Teledesic was in a quiet period as this article was being prepared, and this prevented Teledesic executives from discussing anything other than the big picture. It is planning to emerge in two separate stages, beginning with the launch of New ICO’s Iconet-based mobile satellite services in 2003, followed a year or so later by the satellite-based broadband services of Teledesic. However, there is a defined migration path for any interested ICO customers from lower data rates to Teledesic’s high bandwidth-based service grid, as well as a plan for Teledesic to use the Iconet ground infrastructure. New ICO announced in September that Boeing–now the parent company of Hughes Space and Communications Co. (HSC)–would build three additional 601 series satellites, while making modifications to the eleven 601 series spacecraft already in production.
This notion of a growing synergy on the basis of shared ground infrastructure, among other things, between ICO and Teledesic surfaces time and time again in ITGL’s S-4. For example, on p.116, a broadband repeater capability involving the installation of an external satellite antenna is explored.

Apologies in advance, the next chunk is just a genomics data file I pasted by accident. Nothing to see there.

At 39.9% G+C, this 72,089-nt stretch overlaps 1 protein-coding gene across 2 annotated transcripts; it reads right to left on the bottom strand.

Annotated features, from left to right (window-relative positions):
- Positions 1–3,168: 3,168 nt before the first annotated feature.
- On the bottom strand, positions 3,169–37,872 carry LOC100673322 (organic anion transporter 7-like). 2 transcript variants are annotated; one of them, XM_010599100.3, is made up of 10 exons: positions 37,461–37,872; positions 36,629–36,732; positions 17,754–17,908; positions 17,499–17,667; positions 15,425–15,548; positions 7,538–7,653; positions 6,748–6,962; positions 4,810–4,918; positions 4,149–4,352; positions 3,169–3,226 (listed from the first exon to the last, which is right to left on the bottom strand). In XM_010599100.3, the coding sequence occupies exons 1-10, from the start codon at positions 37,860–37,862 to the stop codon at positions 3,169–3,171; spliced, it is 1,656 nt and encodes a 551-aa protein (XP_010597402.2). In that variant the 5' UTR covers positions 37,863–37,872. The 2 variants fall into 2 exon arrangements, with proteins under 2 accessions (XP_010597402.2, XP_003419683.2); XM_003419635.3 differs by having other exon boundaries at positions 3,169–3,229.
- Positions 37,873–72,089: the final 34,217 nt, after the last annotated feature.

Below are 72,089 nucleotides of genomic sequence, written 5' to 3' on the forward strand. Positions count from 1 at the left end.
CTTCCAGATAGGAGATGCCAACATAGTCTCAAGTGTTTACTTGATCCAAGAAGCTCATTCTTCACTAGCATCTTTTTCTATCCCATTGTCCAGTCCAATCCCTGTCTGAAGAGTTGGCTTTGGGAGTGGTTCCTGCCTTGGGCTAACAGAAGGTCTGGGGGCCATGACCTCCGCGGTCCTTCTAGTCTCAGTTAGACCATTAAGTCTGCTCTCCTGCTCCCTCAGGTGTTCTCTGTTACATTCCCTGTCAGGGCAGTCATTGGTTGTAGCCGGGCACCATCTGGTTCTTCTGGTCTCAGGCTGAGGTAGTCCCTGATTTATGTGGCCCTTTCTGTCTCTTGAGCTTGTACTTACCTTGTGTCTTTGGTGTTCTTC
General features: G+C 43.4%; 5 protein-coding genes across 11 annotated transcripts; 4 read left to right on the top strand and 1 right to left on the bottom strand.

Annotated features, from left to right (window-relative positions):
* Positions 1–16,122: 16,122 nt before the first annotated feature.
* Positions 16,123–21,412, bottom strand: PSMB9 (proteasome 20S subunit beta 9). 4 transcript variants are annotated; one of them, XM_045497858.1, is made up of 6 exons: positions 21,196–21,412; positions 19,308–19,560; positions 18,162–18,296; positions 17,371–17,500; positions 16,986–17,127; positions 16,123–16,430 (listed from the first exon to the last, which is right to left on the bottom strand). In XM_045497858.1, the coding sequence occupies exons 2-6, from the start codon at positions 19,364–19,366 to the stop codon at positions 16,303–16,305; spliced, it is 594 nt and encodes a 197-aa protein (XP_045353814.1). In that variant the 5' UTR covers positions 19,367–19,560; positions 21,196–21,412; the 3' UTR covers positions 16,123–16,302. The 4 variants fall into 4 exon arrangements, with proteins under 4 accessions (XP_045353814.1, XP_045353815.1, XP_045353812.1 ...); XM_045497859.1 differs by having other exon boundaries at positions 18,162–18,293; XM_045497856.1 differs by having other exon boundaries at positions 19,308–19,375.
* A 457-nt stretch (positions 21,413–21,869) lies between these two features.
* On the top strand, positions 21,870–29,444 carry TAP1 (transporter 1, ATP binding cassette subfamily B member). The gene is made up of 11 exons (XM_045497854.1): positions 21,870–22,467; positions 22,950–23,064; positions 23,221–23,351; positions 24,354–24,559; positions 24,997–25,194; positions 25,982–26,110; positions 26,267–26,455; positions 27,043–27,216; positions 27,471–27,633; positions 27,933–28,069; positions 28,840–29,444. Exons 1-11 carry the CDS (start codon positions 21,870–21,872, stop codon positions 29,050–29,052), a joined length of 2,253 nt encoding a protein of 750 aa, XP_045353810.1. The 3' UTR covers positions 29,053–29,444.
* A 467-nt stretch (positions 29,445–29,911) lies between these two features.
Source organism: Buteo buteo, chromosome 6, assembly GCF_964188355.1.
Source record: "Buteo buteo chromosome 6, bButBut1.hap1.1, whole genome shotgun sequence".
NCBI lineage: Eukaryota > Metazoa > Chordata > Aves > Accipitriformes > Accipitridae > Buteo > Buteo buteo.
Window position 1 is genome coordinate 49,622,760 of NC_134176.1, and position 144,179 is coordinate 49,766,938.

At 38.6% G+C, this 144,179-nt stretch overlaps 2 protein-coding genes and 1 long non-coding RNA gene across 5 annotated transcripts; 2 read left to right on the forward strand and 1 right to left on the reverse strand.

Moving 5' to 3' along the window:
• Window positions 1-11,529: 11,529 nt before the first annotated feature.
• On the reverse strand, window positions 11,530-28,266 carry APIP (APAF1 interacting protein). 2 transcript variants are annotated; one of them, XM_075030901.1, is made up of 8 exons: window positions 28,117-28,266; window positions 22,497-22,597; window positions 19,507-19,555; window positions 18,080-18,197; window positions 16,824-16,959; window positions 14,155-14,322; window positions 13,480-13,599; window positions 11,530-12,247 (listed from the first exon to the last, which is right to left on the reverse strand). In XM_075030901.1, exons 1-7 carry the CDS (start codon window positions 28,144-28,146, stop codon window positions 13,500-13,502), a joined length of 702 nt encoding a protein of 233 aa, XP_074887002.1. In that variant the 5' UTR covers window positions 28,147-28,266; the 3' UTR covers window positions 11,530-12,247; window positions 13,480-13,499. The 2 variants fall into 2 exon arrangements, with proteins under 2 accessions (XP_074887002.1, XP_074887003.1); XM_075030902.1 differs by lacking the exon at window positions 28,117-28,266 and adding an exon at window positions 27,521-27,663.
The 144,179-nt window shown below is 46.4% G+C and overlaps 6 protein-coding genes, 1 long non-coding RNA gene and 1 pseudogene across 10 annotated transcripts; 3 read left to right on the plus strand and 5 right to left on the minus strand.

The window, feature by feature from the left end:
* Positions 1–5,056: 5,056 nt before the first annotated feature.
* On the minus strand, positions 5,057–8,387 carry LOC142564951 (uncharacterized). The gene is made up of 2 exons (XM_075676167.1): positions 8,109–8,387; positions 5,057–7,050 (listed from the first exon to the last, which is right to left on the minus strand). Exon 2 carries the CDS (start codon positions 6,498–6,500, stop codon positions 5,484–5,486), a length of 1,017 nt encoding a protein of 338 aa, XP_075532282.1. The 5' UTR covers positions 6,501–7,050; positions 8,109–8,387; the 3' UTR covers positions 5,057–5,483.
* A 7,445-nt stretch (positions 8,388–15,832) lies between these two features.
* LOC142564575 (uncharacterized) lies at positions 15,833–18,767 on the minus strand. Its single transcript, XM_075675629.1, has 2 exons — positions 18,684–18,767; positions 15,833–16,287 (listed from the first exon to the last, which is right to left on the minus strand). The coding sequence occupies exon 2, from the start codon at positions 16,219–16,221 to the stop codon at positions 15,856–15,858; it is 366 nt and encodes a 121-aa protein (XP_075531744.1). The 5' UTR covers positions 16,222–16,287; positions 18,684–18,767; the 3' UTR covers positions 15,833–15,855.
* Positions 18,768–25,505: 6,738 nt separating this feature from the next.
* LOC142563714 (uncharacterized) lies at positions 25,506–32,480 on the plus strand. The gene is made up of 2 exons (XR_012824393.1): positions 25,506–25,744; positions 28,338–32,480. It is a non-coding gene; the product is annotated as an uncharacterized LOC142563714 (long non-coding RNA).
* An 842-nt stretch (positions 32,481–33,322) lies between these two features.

“Thus, any cell phone, personal digital assistant, laptop or other mobile device equipped with a modem could access the Internet or Intranet at high speed and inside buildings at an expected range of 100 meters. This product would be a natural evolution of some of the products that are expected to be offered by New ICO. Teledesic views this product as an ideal solution for deploying third generation-type cellular services in remote parts of the world.”
The Challenges Of TT&C
Synergy aside, a lot of minute details need to be addressed. Consider, for example, how these Ka-band satellites will actually be deployed. In Wildblue’s S-1 SEC filing, one encounters yet another challenge. This time it involves the uncertainty surrounding certain aspects of the telemetry, tracking and control (TT&C) of Ka-band satellites in the early phases of their flights.
“FCC rules anticipate that a satellite operator will use spectrum at the edges of its authorized band to conduct TT&C operations. However, because very few Ka-band satellites have yet been launched, many parts of the world have no facilities capable of communicating with a satellite in the Ka-band,” the Wildblue S-1 states. “This presents a particular problem during the launch and initial transfer orbit stages of our satellites’ deployment, during which we will need to perform TT&C over a wide portion of the international orbital arc, and in case of an emergency, when we may need to draw upon TT&C capabilities from many locations in order to establish contact with our satellite.”